What Is Dysthymic Disorder (And How Do I Manage It)?
Updated July 10, 2020
Medically Reviewed By: Debra Halseth, LCSW
When we see depression in the media, it is often presented in the form of someone who struggles to get up and follow through with basic tasks, such as eating and showering. While depression can certainly take the form of a debilitating mental health disorder, it doesn’t always manifest as such. Instead, some people may deal with a type of depression that allows them to function on a day-to-day basis but is still accompanied by depressive feelings. This form of depression is known as dysthymic disorder (also persistent depressive disorder, dysthymia).
Like most forms of depression, treatment, and management of dysthymic disorder are certainly possible. To help you better understand this mental disorder, let’s take a closer look at what dysthymic disorder is and how you can begin working towards a brighter future!
What Is Dysthymic Disorder?
Dysthymic disorder, also known as dysthymia or persistent depressive disorder, is a long-term mood disorder that lasts approximately two years or longer and features low-grade depressive symptoms, which will sometimes alternate with periods of normal mood (no more than two months. Although symptoms present in dysthymic disorder may not be as noticeable or as strong as symptoms associated with major depressive disorder, they can still impact an individual’s ability to lead a happy, healthy lifestyle. But what may this look like if you believe that you have it?
Persistent Depressive Disorder (Dysthymia) Symptoms
Dysthymic disorder can be hard to diagnose due to the fact that the individual dealing with it may not immediately notice the symptoms, or may simply believe that they are part of their personality. However, persistent depressive disorder and major depressive disorder share many symptoms.
Some of the symptoms you may see in persistent depressive disorder include:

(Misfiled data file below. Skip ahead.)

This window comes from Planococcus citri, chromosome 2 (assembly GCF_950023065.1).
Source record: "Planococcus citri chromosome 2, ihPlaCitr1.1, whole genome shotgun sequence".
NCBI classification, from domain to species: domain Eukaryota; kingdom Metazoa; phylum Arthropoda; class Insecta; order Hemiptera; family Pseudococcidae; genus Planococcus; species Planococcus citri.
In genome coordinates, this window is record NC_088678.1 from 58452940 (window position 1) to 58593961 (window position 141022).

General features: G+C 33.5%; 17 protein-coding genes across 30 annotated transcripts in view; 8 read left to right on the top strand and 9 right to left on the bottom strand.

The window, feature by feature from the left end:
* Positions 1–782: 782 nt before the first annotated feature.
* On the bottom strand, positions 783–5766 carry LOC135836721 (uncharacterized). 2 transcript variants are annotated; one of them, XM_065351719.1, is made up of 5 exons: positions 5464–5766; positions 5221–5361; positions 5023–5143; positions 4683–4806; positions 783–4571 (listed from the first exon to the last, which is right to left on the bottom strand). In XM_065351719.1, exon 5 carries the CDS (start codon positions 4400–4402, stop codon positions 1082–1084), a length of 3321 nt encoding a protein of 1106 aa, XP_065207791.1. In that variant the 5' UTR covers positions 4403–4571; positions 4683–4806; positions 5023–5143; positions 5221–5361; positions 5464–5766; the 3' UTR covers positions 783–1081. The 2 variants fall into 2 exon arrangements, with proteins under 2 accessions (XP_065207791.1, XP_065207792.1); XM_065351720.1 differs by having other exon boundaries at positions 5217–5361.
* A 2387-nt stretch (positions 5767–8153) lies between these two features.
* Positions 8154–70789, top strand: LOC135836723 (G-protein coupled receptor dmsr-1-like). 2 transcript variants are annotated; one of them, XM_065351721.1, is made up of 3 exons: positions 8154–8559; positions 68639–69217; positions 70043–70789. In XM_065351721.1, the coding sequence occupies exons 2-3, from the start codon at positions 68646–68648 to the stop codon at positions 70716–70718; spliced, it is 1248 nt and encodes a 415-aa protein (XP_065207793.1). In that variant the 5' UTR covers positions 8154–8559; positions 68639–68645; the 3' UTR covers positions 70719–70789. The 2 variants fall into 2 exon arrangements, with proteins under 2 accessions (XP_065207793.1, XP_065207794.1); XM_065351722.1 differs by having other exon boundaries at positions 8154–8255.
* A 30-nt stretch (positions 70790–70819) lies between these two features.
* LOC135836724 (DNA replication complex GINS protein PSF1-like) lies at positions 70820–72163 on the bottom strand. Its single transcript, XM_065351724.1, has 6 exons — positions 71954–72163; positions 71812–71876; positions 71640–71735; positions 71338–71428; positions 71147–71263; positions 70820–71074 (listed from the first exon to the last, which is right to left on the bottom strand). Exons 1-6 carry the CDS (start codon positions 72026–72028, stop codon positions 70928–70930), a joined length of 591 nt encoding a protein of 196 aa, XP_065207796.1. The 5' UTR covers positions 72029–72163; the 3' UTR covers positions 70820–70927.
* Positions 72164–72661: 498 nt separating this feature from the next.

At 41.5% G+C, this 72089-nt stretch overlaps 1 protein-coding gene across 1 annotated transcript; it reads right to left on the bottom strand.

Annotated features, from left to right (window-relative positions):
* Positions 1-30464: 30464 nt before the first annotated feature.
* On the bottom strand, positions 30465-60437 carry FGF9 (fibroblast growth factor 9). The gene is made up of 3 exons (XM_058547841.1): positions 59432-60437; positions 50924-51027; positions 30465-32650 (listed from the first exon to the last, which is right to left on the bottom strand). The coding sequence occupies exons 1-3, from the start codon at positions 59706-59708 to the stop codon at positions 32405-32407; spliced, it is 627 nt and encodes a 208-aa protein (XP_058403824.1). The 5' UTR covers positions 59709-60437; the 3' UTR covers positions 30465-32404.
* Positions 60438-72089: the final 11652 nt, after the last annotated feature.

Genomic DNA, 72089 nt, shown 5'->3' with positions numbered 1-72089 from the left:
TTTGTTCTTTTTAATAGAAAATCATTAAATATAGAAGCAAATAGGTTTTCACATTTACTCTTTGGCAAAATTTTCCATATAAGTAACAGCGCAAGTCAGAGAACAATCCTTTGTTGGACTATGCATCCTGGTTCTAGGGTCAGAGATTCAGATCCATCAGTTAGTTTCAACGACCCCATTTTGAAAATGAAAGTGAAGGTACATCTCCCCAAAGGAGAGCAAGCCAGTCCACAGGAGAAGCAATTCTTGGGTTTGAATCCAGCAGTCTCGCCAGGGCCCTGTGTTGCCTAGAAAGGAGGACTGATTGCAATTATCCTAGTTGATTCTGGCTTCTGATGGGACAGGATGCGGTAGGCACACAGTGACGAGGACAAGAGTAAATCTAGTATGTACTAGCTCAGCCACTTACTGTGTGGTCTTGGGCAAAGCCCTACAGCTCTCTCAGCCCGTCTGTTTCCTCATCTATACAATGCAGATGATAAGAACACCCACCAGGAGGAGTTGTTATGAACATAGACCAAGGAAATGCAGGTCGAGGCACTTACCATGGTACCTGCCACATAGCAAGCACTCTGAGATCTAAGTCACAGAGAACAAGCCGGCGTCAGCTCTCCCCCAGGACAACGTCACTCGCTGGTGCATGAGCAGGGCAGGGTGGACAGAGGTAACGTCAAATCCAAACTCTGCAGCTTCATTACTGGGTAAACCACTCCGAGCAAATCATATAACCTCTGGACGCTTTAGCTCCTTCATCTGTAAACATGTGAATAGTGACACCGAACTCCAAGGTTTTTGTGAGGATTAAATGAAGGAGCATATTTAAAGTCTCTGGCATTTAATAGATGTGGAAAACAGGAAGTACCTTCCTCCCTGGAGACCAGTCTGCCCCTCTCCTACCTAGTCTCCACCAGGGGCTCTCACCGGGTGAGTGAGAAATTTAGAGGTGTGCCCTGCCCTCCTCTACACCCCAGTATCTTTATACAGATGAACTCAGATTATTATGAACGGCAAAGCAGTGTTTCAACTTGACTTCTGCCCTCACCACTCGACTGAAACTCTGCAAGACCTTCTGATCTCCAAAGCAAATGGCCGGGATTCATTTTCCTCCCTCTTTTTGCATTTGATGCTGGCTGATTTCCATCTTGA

- Depressed mood, which is often experienced most days during the course of your depressive episode
- Difficulty sleeping or sleeping too much
- Eating too little or eating too much
- Low energy and fatigue
- Difficulty concentrating
- Low self-esteem
- Feelings of hopelessness
- Physical aches and pains
It’s important to note that some individuals dealing with persistent depressive disorder may also be dealing with other mental illnesses, including major depressive disorder. However, unlike major depressive disorder, those who have the dysthymic disorder may still be able to feel pleasure and may experience periods of respite from their symptoms.
Regardless of whether you are dealing with a period of major depression or other depressive disorders as your dysthymic disorder runs its course, are only experiencing the symptoms of persistent depressive disorder while still functioning in your day-to-day life, or are dealing with dysthymic disorder and a co-occurring mental health disorder, reaching out for help is the most important next step.
With that in mind, the next question that you may ask yourself is, how can we treat and better manage the symptoms of persistent depressive disorder (dysthymia)?
Treatment and Management of Dysthymic Disorder
As it is with most depressive disorders, the treatment of persistent depressive disorder will often consist of talk therapy and, depending upon the severity of your dysthymic disorder, possibly medication. Additionally, because the persistent depressive disorder is known to have long-lasting symptoms, longer treatment may be required to help you better manage your symptoms both now and down the road.
However, traditional treatment options are not the only way to help you cope with persistent depressive disorder. There are also plenty of ways that you can better manage your dysthymic disorder at home to supplement your treatment and therapy. Read below for some tips.
How to Manage Persistent Depressive Disorder (Dysthymia)
Managing depressive disorders is relatively similar across the board, whether you are managing persistent depressive disorder or you are attempting to tackle depressive disorders with stronger symptoms. This means that if you have struggled with depression in the past, many of the things that you may have done to improve your mood may work for persistent depressive disorder as well. These coping mechanisms and management methods include: